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Fire retardant from airplanes comes to your yard

The retardant, which is based on components found in fertilizer, is meant to wash away during the rainy season. It’s also meant to be reapplied every fire season.

PORTOLA VALLEY, Calif — The company that makes all of the bright red fire retardant you see airplanes dropping on wildfires has reformulated the stuff for you to spray on your yard.

The fire retardant, marketed under the brand PHOS-CHEK, can’t make a home fire-proof but it can prevent sparks from touching off running flames on dry vegetation on the ground around a home.

“It helps render the vegetation non-flammable, so it actually chars it versus burns,” Wes Bolsen with Perimeter Solutions said.

A team of workers with the company mixed up a 3,000 gallon batch to spray on dead, dry grass around a large house in the hills.

The most obvious difference with the home version of the retardant is the color. It goes on clear instead of bright red like the original PHOS-CHECK.

Credit: Brandon Rittiman
Fire retardant from airplanes is being tested to be used to help make homes and yards more fire-proof.

“The only reason there’s red is so pilots can see it and they can see where they’ve dropped a fire line,” Bolsen said.

Scientists at Stanford University also helped modify the formula of the retardant itself. The home defense version is stickier so that it can more easily coat vegetation, like dead grass. It also lasts longer in the elements.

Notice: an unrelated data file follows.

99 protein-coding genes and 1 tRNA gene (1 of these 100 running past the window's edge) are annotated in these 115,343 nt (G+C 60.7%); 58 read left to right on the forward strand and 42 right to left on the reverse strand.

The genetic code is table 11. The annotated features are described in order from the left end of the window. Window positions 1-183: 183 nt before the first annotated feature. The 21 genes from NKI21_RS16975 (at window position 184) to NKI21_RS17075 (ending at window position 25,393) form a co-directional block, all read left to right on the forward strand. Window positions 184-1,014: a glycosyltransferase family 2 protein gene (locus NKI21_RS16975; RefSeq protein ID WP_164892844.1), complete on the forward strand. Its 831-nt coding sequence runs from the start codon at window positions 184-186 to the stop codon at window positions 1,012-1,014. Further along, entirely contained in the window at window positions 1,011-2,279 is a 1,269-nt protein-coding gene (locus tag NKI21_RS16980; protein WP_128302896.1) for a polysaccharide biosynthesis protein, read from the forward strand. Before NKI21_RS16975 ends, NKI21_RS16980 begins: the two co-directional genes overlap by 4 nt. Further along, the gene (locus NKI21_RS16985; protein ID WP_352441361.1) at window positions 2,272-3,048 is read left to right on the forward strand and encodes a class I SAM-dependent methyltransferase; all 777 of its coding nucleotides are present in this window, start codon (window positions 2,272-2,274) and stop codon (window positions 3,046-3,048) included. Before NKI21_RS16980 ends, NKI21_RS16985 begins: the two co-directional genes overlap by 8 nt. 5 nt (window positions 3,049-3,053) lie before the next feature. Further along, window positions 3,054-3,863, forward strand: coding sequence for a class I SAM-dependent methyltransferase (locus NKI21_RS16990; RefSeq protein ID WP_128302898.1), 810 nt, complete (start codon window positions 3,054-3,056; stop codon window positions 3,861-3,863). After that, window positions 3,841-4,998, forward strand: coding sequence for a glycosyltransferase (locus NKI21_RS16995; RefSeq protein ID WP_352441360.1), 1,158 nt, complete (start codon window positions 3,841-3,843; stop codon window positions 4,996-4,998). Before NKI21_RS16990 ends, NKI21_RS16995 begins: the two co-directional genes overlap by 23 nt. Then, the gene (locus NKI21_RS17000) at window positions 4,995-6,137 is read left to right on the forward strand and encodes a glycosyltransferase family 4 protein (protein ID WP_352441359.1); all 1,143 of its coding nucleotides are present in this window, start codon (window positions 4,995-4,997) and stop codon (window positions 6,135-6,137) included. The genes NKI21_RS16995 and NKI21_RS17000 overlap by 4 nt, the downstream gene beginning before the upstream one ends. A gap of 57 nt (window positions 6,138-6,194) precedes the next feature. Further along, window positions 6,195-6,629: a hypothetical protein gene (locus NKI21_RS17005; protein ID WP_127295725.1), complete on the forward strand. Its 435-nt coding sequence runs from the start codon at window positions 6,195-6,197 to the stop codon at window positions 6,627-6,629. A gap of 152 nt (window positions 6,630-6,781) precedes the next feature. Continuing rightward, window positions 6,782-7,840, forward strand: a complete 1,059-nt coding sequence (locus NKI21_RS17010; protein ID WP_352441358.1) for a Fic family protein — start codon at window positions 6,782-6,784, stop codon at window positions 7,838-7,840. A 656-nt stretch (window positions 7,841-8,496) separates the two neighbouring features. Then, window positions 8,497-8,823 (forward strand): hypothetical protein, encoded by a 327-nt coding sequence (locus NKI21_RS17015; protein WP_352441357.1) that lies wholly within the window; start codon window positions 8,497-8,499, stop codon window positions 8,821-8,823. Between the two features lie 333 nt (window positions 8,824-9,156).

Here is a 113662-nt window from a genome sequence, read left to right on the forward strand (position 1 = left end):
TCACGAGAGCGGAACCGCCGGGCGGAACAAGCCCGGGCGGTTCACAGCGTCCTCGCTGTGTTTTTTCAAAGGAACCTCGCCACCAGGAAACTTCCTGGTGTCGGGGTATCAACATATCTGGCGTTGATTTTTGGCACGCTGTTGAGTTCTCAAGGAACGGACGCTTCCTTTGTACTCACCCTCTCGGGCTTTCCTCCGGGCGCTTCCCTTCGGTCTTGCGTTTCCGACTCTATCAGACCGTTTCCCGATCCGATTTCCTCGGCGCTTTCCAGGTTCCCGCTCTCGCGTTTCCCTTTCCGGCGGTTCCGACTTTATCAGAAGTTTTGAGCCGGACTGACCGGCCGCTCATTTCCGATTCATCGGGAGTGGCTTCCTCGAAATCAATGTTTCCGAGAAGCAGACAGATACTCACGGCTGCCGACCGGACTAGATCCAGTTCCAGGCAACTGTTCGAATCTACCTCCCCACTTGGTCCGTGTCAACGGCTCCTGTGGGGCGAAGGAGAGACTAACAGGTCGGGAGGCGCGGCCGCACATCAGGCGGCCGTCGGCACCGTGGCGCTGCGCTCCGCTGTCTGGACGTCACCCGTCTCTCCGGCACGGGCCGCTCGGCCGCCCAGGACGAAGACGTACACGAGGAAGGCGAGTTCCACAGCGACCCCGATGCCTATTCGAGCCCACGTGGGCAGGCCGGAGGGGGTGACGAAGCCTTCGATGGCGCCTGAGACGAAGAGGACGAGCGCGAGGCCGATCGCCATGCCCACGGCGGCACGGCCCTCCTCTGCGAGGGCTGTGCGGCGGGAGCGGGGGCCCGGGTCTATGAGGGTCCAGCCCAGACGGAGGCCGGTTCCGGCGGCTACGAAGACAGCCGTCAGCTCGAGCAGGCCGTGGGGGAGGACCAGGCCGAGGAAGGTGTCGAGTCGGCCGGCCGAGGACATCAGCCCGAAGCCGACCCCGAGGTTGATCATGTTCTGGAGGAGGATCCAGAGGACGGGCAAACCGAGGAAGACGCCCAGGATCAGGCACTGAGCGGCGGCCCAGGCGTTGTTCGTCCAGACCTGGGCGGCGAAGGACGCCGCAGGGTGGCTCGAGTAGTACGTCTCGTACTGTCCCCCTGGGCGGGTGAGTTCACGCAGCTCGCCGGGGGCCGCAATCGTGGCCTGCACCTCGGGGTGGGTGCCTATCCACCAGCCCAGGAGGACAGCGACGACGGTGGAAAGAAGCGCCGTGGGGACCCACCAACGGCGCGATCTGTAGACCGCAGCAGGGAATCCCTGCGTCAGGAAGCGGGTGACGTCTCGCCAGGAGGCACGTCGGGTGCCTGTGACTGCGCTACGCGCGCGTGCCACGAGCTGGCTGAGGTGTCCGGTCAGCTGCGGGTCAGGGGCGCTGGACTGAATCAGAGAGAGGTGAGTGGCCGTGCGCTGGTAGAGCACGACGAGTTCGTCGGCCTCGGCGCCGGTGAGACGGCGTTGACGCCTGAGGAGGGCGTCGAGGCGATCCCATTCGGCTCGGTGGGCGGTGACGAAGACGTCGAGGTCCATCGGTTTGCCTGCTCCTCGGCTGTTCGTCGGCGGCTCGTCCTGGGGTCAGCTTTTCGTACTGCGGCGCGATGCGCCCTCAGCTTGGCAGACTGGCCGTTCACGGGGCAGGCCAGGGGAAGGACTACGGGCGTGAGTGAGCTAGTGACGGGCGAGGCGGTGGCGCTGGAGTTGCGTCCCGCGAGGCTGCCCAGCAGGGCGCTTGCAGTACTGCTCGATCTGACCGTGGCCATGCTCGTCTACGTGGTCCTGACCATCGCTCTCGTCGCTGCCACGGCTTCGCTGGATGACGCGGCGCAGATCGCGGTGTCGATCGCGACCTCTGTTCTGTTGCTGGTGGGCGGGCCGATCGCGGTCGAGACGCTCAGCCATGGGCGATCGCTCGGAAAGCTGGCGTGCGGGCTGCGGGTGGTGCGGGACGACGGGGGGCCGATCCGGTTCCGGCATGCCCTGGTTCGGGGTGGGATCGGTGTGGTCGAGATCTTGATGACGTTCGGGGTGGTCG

The red fire retardant washes away in ¼ inch of rain.

The home version “has durability all the way up until a couple inches of rain come at the end of fire season,” Bolsen said.

The retardant, which is based on components found in fertilizer, is meant to wash away during the rainy season. It’s also meant to be reapplied every fire season. It’s meant to supplement—not replace—traditional ways of making your home safer from wildfire.

Credit: Brandon Rittiman
Fire retardant from airplanes is being tested to be used to help make homes and yards more fire-proof.

“[It’s] an additional barrier,” Bolsen said. “After you’ve cleaned out your gutter, after you’ve done the other fire wise approaches, the commonsense things, the defensible space.”

Perimeter Solutions is also marketing the retardant to transportation agencies to treat the sides of roads and to power companies to treat beneath power lines, which have caused some of the deadliest wildfires in recent years.

At a cost of more than $20,000 per mile, it’s cheaper than a wildfire but still a sizeable yearly expense. The company is pitching it as an added safety measure in some of the most vulnerable places.

Treating a home isn’t quite as expensive, running from a few hundred dollars for a small lot to several thousand for larger properties.

The company has already run pilot programs with some home insurance companies, hoping to help pay for more yards to be treated.

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